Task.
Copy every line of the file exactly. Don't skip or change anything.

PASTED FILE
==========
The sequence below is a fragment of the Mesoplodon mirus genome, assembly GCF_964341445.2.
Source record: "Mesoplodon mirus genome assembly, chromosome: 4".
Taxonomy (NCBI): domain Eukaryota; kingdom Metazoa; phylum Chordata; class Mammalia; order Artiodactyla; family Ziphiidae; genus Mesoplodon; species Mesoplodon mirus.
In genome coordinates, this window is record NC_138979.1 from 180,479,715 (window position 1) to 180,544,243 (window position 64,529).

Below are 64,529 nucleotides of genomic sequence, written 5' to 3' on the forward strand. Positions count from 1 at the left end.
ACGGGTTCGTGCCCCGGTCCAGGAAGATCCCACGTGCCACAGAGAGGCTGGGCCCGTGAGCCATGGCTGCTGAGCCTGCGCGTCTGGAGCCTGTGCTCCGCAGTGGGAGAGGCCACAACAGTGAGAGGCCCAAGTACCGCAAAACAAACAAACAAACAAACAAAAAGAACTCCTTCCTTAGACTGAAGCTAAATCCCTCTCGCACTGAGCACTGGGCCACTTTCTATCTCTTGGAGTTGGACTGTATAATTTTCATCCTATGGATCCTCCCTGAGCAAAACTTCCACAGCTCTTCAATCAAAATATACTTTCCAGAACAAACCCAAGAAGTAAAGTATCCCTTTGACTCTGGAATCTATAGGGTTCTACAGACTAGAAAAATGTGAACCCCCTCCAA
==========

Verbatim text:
The sequence below is a fragment of the Mesoplodon mirus genome, assembly GCF_964341445.2.
Source record: "Mesoplodon mirus genome assembly, chromosome: 4".
Taxonomy (NCBI): domain Eukaryota; kingdom Metazoa; phylum Chordata; class Mammalia; order Artiodactyla; family Ziphiidae; genus Mesoplodon; species Mesoplodon mirus.
In genome coordinates, this window is record NC_138979.1 from 180,479,715 (window position 1) to 180,544,243 (window position 64,529).

Below are 64,529 nucleotides of genomic sequence, written 5' to 3' on the forward strand. Positions count from 1 at the left end.
ACGGGTTCGTGCCCCGGTCCAGGAAGATCCCACGTGCCACAGAGAGGCTGGGCCCGTGAGCCATGGCTGCTGAGCCTGCGCGTCTGGAGCCTGTGCTCCGCAGTGGGAGAGGCCACAACAGTGAGAGGCCCAAGTACCGCAAAACAAACAAACAAACAAACAAAAAGAACTCCTTCCTTAGACTGAAGCTAAATCCCTCTCGCACTGAGCACTGGGCCACTTTCTATCTCTTGGAGTTGGACTGTATAATTTTCATCCTATGGATCCTCCCTGAGCAAAACTTCCACAGCTCTTCAATCAAAATATACTTTCCAGAACAAACCCAAGAAGTAAAGTATCCCTTTGACTCTGGAATCTATAGGGTTCTACAGACTAGAAAAATGTGAACCCCCTCCAA